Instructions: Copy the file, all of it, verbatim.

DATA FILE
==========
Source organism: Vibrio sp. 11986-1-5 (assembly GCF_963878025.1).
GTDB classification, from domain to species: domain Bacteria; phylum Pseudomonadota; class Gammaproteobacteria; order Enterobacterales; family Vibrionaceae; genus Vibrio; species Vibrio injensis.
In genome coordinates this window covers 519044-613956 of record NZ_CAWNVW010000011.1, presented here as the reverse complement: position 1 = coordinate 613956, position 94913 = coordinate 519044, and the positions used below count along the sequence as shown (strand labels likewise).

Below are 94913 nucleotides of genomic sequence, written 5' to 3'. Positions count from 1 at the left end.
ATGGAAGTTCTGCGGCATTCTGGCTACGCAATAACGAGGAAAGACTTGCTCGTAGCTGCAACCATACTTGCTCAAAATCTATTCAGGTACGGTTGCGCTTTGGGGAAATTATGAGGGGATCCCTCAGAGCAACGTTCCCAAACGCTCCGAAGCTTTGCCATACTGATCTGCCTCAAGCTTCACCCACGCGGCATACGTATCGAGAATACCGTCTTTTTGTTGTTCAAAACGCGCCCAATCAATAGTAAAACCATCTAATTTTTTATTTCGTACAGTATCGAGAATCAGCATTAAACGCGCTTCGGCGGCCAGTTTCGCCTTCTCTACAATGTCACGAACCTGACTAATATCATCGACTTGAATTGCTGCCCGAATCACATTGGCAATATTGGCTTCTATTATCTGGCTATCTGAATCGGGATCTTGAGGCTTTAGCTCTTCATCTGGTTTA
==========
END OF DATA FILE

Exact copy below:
Source organism: Vibrio sp. 11986-1-5 (assembly GCF_963878025.1).
GTDB classification, from domain to species: domain Bacteria; phylum Pseudomonadota; class Gammaproteobacteria; order Enterobacterales; family Vibrionaceae; genus Vibrio; species Vibrio injensis.
In genome coordinates this window covers 519044-613956 of record NZ_CAWNVW010000011.1, presented here as the reverse complement: position 1 = coordinate 613956, position 94913 = coordinate 519044, and the positions used below count along the sequence as shown (strand labels likewise).

Below are 94913 nucleotides of genomic sequence, written 5' to 3'. Positions count from 1 at the left end.
ATGGAAGTTCTGCGGCATTCTGGCTACGCAATAACGAGGAAAGACTTGCTCGTAGCTGCAACCATACTTGCTCAAAATCTATTCAGGTACGGTTGCGCTTTGGGGAAATTATGAGGGGATCCCTCAGAGCAACGTTCCCAAACGCTCCGAAGCTTTGCCATACTGATCTGCCTCAAGCTTCACCCACGCGGCATACGTATCGAGAATACCGTCTTTTTGTTGTTCAAAACGCGCCCAATCAATAGTAAAACCATCTAATTTTTTATTTCGTACAGTATCGAGAATCAGCATTAAACGCGCTTCGGCGGCCAGTTTCGCCTTCTCTACAATGTCACGAACCTGACTAATATCATCGACTTGAATTGCTGCCCGAATCACATTGGCAATATTGGCTTCTATTATCTGGCTATCTGAATCGGGATCTTGAGGCTTTAGCTCTTCATCTGGTTTA